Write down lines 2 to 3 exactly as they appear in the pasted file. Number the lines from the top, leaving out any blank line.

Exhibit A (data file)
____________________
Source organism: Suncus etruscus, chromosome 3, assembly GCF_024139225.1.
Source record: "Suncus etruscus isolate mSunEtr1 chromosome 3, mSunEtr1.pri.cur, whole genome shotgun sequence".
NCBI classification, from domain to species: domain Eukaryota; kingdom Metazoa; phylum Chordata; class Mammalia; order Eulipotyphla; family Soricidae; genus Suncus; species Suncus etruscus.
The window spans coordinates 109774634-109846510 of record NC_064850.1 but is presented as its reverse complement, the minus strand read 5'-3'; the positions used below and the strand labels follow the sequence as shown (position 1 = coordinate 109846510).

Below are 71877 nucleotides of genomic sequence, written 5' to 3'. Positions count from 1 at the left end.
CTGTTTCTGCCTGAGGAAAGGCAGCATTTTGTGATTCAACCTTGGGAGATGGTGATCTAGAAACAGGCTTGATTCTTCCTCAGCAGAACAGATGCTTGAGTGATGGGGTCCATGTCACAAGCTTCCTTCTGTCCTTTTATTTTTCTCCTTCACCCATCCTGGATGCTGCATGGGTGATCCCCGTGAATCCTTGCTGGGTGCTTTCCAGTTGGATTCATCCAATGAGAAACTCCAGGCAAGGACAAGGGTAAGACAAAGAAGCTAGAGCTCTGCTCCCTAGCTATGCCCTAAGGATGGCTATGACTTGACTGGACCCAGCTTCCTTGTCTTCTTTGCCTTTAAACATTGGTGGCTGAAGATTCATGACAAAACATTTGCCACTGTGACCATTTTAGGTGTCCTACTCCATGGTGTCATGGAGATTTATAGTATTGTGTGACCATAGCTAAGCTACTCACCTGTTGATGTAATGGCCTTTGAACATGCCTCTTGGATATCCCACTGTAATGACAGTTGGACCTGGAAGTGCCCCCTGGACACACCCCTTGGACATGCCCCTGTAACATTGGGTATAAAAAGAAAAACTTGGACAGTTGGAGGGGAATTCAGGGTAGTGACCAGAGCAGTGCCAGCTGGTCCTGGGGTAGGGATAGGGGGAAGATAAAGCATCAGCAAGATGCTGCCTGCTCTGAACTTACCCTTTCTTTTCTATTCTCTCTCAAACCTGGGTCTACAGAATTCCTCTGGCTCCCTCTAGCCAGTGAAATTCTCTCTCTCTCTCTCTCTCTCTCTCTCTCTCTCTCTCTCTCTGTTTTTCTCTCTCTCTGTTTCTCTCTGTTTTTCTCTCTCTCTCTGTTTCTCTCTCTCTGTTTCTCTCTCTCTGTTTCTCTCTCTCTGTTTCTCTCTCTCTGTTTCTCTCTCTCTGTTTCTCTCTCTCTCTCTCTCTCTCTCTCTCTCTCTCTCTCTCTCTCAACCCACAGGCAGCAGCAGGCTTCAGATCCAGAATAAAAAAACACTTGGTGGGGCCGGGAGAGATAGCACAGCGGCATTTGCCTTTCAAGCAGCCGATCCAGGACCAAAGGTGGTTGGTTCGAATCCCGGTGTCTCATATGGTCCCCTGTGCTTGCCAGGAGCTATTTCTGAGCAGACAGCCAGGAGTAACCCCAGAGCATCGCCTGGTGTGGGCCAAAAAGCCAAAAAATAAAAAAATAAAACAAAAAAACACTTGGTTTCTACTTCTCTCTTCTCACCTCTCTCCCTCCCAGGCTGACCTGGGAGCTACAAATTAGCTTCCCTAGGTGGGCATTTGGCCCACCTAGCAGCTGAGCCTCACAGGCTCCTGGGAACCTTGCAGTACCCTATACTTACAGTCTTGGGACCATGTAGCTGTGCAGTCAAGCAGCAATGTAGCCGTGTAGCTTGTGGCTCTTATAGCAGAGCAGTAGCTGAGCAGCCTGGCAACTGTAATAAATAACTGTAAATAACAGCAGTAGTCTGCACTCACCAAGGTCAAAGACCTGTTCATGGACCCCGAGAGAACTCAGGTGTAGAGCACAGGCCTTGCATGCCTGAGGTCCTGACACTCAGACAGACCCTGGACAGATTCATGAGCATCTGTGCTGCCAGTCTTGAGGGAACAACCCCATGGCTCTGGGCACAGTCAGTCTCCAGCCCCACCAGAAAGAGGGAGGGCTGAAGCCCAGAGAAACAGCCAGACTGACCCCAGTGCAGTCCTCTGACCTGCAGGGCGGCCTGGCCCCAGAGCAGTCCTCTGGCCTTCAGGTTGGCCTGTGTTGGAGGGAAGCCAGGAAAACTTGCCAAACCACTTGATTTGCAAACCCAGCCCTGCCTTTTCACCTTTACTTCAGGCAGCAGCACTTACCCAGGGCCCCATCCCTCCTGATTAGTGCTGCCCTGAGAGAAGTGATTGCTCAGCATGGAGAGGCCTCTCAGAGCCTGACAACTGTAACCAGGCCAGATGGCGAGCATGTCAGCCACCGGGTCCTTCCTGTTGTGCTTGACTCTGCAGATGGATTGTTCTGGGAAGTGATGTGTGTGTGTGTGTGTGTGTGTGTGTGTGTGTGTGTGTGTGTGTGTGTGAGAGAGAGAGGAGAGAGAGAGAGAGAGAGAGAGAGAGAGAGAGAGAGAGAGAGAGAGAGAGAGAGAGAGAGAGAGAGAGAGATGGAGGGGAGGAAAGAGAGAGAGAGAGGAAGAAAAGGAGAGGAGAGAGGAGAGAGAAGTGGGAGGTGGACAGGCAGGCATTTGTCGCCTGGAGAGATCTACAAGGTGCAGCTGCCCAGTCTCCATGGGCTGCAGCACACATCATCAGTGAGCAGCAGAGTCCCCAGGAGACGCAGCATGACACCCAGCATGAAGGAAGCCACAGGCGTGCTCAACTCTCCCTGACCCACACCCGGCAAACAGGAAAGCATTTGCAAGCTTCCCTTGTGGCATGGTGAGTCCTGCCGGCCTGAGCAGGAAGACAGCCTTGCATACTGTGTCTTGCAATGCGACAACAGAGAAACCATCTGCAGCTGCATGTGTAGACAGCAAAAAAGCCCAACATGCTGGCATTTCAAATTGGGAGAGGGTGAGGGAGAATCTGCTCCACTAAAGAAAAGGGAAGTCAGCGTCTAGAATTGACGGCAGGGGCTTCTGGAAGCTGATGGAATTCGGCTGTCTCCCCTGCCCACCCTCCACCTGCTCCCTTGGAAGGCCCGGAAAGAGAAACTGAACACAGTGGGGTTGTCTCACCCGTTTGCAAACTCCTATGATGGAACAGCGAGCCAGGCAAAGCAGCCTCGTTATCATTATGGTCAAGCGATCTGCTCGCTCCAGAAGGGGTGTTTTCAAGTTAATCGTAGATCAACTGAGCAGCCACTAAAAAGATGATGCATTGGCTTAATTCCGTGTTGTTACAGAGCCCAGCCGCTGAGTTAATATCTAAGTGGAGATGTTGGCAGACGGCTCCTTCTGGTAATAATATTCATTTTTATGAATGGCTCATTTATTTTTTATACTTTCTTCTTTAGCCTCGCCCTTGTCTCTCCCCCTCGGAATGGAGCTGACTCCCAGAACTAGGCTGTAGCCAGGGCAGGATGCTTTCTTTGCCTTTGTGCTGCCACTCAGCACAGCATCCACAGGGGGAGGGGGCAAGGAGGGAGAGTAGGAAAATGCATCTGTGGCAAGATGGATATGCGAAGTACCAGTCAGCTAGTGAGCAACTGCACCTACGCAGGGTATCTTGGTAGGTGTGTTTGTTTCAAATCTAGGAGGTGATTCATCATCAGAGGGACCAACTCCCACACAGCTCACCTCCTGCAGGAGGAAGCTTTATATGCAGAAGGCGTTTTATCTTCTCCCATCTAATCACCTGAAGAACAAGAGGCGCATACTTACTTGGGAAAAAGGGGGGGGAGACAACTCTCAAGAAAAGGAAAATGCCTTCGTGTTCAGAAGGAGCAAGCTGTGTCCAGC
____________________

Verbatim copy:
Source record: "Suncus etruscus isolate mSunEtr1 chromosome 3, mSunEtr1.pri.cur, whole genome shotgun sequence".
NCBI classification, from domain to species: domain Eukaryota; kingdom Metazoa; phylum Chordata; class Mammalia; order Eulipotyphla; family Soricidae; genus Suncus; species Suncus etruscus.